Plaintiffs cite two cases to support their assertion that it was unreasonable for Defendant to remain on the line, neither of which are persuasive. See Watkins v. L.M. Berry & Co., 704 F.2d 577 (11th Cir.1983); Fischer v. Mt. Olive Lutheran Church, 207 F.Supp.2d 914 (W.D.Wisc.2002). Both cases involved a "wire communication" — or telephone conversation between two people — that was intercepted by a coworker. The defendants in each case argued that they were permitted by the "business extension exception" to listen in to the conversations.2 See 18 U.S.C. § 2510(5)(a). The analysis of that exception required, inter alia, the courts to determine whether the defendants listened to the calls in the ordinary course of business. In each case, the court concluded that it was in the ordinary course of business for the coworkers to listen for a short period of time, but once they discovered the conversations were personal in nature they were obligated to hang up.

The analysis in Watkins and Fischer has no application here. Because the courts were concerned with "wire communications", they were not called to consider whether the plaintiffs had objectively reasonable expectations of privacy as they would have done in analyzing an "oral communication." Instead, they addressed an exception — the "business extension exception" — that has no applicability to the present case. Even if the cases did analyze whether the plaintiffs had objectively reasonable expectations of privacy, both cases are factually distinguishable from the present case such that they serve little use. Unlike this case, the plaintiffs in each of those cases did nothing to give the defendants access to their calls. Mr. Huff certainly gave Defendant access to his private conversations here even if it was inadvertent. This is a critical fact to the present dispute.

Plaintiffs also attempt to analogize this case to Walker v. Darby, 911 F.2d 1573 (11th Cir.1990), a case where the Eleventh Circuit found that the plaintiff had an objectively reasonable expectation that his oral communications would not be intercepted. There, the defendant placed an electronic monitoring device at the plaintiff's work station in order to monitor his conversations. Id. at 1575. The plaintiff did not know that the monitoring device was present. Id. The Eleventh Circuit suggested that the plaintiff might not have had a reasonable expectation that his conversations would remain private because they occurred in an open office space. Id. at 1578-79. However, the inquiry under § 2510(2) is different: did the plaintiff have a reasonable expectation of non-interception. Id. at 1579. The court held that "while [the plaintiff] might have expected conversations uttered in a normal tone of voice to be overheard by those standing nearby, it is highly unlikely that he would have expected his conversations to be electronically intercepted and monitored in an office in another part of the building." Id.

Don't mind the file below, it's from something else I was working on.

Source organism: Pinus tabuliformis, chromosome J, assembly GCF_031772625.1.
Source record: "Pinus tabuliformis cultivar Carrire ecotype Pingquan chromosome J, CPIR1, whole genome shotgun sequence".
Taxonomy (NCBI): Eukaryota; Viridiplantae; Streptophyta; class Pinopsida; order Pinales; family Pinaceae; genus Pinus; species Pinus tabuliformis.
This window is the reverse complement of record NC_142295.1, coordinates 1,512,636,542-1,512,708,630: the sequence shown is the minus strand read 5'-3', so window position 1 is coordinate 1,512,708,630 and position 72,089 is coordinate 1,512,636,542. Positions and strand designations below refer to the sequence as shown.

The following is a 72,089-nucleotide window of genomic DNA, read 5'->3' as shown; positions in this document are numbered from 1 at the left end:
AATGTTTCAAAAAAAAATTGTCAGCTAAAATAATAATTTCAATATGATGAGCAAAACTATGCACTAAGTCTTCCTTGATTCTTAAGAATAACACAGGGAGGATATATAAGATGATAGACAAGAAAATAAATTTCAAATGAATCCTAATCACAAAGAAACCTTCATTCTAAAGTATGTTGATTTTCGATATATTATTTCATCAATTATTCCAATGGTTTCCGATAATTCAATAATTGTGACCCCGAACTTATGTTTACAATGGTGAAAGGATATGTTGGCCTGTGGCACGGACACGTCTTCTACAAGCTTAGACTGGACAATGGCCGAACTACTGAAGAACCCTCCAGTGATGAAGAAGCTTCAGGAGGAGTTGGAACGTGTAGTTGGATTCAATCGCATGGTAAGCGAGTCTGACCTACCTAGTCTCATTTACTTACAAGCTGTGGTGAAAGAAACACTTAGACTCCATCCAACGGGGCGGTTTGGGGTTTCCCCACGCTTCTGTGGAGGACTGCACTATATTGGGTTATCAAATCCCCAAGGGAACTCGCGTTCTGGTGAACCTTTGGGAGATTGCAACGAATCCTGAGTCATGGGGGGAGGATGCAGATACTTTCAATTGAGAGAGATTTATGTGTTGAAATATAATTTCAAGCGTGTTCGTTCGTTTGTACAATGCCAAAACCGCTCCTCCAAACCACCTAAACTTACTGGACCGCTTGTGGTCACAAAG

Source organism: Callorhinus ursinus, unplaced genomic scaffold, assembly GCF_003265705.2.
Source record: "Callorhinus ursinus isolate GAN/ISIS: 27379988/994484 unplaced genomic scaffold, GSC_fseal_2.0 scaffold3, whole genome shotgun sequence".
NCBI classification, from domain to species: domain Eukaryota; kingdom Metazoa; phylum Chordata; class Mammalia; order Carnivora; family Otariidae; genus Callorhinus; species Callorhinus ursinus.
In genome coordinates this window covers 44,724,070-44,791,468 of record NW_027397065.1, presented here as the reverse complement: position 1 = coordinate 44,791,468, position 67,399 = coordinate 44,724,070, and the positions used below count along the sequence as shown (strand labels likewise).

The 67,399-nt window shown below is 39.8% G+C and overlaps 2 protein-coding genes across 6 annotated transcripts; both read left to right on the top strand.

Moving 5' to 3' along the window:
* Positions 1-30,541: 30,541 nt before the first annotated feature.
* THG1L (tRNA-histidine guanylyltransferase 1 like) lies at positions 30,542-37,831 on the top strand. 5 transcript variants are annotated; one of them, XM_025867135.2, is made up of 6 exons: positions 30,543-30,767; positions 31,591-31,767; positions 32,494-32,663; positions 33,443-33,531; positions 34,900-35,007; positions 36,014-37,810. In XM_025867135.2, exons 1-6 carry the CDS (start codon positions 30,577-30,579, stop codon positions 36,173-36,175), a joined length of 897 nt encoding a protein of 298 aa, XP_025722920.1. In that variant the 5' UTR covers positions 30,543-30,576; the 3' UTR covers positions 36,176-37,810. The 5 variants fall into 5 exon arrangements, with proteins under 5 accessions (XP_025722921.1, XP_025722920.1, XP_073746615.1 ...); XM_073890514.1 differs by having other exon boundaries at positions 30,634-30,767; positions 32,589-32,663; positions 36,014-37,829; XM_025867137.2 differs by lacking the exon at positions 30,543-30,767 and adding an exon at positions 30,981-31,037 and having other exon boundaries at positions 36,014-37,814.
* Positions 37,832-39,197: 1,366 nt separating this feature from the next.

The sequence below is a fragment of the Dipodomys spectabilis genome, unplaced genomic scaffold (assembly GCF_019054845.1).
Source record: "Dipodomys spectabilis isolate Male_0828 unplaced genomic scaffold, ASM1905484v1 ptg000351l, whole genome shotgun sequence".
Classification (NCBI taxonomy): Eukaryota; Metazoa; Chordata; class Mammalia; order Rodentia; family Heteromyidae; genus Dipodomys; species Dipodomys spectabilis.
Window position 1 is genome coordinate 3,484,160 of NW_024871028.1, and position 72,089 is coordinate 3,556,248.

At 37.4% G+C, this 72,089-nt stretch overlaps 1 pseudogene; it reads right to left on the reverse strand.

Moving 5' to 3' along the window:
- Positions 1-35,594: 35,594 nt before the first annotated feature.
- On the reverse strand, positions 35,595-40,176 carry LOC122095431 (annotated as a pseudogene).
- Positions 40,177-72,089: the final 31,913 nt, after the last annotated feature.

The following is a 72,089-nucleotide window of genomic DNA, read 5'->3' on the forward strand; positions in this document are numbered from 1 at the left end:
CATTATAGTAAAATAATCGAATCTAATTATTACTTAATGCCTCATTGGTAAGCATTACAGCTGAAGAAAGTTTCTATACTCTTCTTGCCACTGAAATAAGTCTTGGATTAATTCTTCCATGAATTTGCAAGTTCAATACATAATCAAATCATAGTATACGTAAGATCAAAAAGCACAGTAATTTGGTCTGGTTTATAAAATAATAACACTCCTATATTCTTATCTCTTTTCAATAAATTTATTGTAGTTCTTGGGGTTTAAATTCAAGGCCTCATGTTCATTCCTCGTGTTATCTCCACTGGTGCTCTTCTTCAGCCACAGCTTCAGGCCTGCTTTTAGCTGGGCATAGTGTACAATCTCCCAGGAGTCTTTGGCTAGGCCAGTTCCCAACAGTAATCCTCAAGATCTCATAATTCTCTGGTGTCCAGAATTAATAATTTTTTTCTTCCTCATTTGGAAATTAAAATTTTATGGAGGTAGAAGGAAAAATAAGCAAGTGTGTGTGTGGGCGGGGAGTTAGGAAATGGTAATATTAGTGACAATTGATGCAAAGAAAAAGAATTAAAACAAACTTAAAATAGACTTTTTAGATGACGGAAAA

Walker is factually distinguishable in two significant ways. First, in Walker the defendant surreptitiously placed a recording device in the plaintiff's office space with the purpose of intercepting face-to-face conversations. Defendant did nothing like that here; she simply answered her phone when it rang. Second, and more importantly, the plaintiff in Walker had absolutely no knowledge that the monitoring device had been placed at his work station. Here, to the contrary, Mr. Huff knew that he was in possession of a cell phone that was capable of making inadvertent phone calls. Thus, while the plaintiff in Walker had no way of knowing that someone from a remote location might be listening in to his face-to-face conversations, Mr. Huff certainly knew that was a possibility if he inadvertently made a pocket dial call.

In the end, it was unreasonable for Plaintiffs to expect that their face-to-face conversations would not be overheard by someone on the other end of a pocket dial phone call. If Plaintiffs expected that their conversations would not be overheard and recorded as they were, they could have done something to prevent it from happening. The easiest measure might have been to simply put the cell phone away while they were having private conversations. Or Mr. Huff could have locked his phone to prevent a pocket dial call. But they did not take those measures, or any other measure, to prevent the inadvertent phone call from being placed. If anyone must bear the brunt of the embarrassing consequences of this pocket dial, it must be the caller; not the recipient who had every right to answer the call and remain on the line.

2. Did Plaintiffs engage in a "wire communication"?

In an attempt to avoid the expectation of privacy analysis, Plaintiffs also characterize the last four minutes of their conversation — the portion that was recorded — as a "wire communication." The Act defines a "wire communication" as:

[A]ny aural transfer made in whole or in part through the use of facilities for the transmission of communications by the aid of wire, cable, or other like connection between the point of origin and the point of reception (including the use of such connection in a switching station) furnished or operated by any person engaged in providing or operating such facilities for the transmission of interstate or foreign communications or communications affecting interstate or foreign commerce and such term includes and electronic storage of such communication.

18 U.S.C. § 2510(1). Plaintiffs assert that there was an aural transfer between themselves and Defendant, which was transmitted in part by wire to Defendant's office telephone and then intercepted by Defendant via the recording device.